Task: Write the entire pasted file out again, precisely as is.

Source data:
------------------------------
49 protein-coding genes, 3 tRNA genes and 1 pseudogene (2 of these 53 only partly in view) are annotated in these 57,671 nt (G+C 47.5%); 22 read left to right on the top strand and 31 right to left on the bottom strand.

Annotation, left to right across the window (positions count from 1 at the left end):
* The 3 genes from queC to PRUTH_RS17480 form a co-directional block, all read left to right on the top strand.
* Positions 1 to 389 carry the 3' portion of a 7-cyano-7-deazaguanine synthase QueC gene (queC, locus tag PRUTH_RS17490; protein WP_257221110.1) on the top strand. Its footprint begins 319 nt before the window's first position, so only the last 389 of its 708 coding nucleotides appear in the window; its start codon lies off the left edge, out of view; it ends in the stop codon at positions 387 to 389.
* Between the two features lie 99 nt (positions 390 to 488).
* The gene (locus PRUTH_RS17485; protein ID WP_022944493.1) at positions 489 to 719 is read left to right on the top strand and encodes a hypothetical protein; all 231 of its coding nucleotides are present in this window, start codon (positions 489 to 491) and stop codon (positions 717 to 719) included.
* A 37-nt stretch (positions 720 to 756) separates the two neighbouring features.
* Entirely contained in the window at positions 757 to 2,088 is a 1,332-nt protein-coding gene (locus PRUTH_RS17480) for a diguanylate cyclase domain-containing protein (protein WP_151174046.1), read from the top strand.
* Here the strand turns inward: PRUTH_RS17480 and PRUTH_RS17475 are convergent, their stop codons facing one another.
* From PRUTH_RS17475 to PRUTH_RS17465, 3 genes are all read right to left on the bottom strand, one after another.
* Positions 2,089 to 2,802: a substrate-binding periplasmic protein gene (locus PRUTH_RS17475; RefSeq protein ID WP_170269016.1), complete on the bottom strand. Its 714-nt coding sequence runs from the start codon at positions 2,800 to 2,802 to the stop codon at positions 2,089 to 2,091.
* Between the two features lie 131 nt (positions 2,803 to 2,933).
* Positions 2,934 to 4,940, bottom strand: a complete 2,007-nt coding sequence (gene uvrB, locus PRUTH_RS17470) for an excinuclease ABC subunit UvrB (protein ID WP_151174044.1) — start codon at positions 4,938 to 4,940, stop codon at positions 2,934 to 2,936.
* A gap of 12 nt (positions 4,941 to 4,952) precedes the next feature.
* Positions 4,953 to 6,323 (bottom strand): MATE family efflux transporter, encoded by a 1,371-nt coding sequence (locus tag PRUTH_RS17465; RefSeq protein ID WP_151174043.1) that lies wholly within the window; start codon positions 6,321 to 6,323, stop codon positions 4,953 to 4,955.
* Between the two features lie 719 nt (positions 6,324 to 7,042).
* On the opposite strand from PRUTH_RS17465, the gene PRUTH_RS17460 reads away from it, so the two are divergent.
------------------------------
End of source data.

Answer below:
49 protein-coding genes, 3 tRNA genes and 1 pseudogene (2 of these 53 only partly in view) are annotated in these 57,671 nt (G+C 47.5%); 22 read left to right on the top strand and 31 right to left on the bottom strand.

Annotation, left to right across the window (positions count from 1 at the left end):
* The 3 genes from queC to PRUTH_RS17480 form a co-directional block, all read left to right on the top strand.
* Positions 1 to 389 carry the 3' portion of a 7-cyano-7-deazaguanine synthase QueC gene (queC, locus tag PRUTH_RS17490; protein WP_257221110.1) on the top strand. Its footprint begins 319 nt before the window's first position, so only the last 389 of its 708 coding nucleotides appear in the window; its start codon lies off the left edge, out of view; it ends in the stop codon at positions 387 to 389.
* Between the two features lie 99 nt (positions 390 to 488).
* The gene (locus PRUTH_RS17485; protein ID WP_022944493.1) at positions 489 to 719 is read left to right on the top strand and encodes a hypothetical protein; all 231 of its coding nucleotides are present in this window, start codon (positions 489 to 491) and stop codon (positions 717 to 719) included.
* A 37-nt stretch (positions 720 to 756) separates the two neighbouring features.
* Entirely contained in the window at positions 757 to 2,088 is a 1,332-nt protein-coding gene (locus PRUTH_RS17480) for a diguanylate cyclase domain-containing protein (protein WP_151174046.1), read from the top strand.
* Here the strand turns inward: PRUTH_RS17480 and PRUTH_RS17475 are convergent, their stop codons facing one another.
* From PRUTH_RS17475 to PRUTH_RS17465, 3 genes are all read right to left on the bottom strand, one after another.
* Positions 2,089 to 2,802: a substrate-binding periplasmic protein gene (locus PRUTH_RS17475; RefSeq protein ID WP_170269016.1), complete on the bottom strand. Its 714-nt coding sequence runs from the start codon at positions 2,800 to 2,802 to the stop codon at positions 2,089 to 2,091.
* Between the two features lie 131 nt (positions 2,803 to 2,933).
* Positions 2,934 to 4,940, bottom strand: a complete 2,007-nt coding sequence (gene uvrB, locus PRUTH_RS17470) for an excinuclease ABC subunit UvrB (protein ID WP_151174044.1) — start codon at positions 4,938 to 4,940, stop codon at positions 2,934 to 2,936.
* A gap of 12 nt (positions 4,941 to 4,952) precedes the next feature.
* Positions 4,953 to 6,323 (bottom strand): MATE family efflux transporter, encoded by a 1,371-nt coding sequence (locus tag PRUTH_RS17465; RefSeq protein ID WP_151174043.1) that lies wholly within the window; start codon positions 6,321 to 6,323, stop codon positions 4,953 to 4,955.
* Between the two features lie 719 nt (positions 6,324 to 7,042).
* On the opposite strand from PRUTH_RS17465, the gene PRUTH_RS17460 reads away from it, so the two are divergent.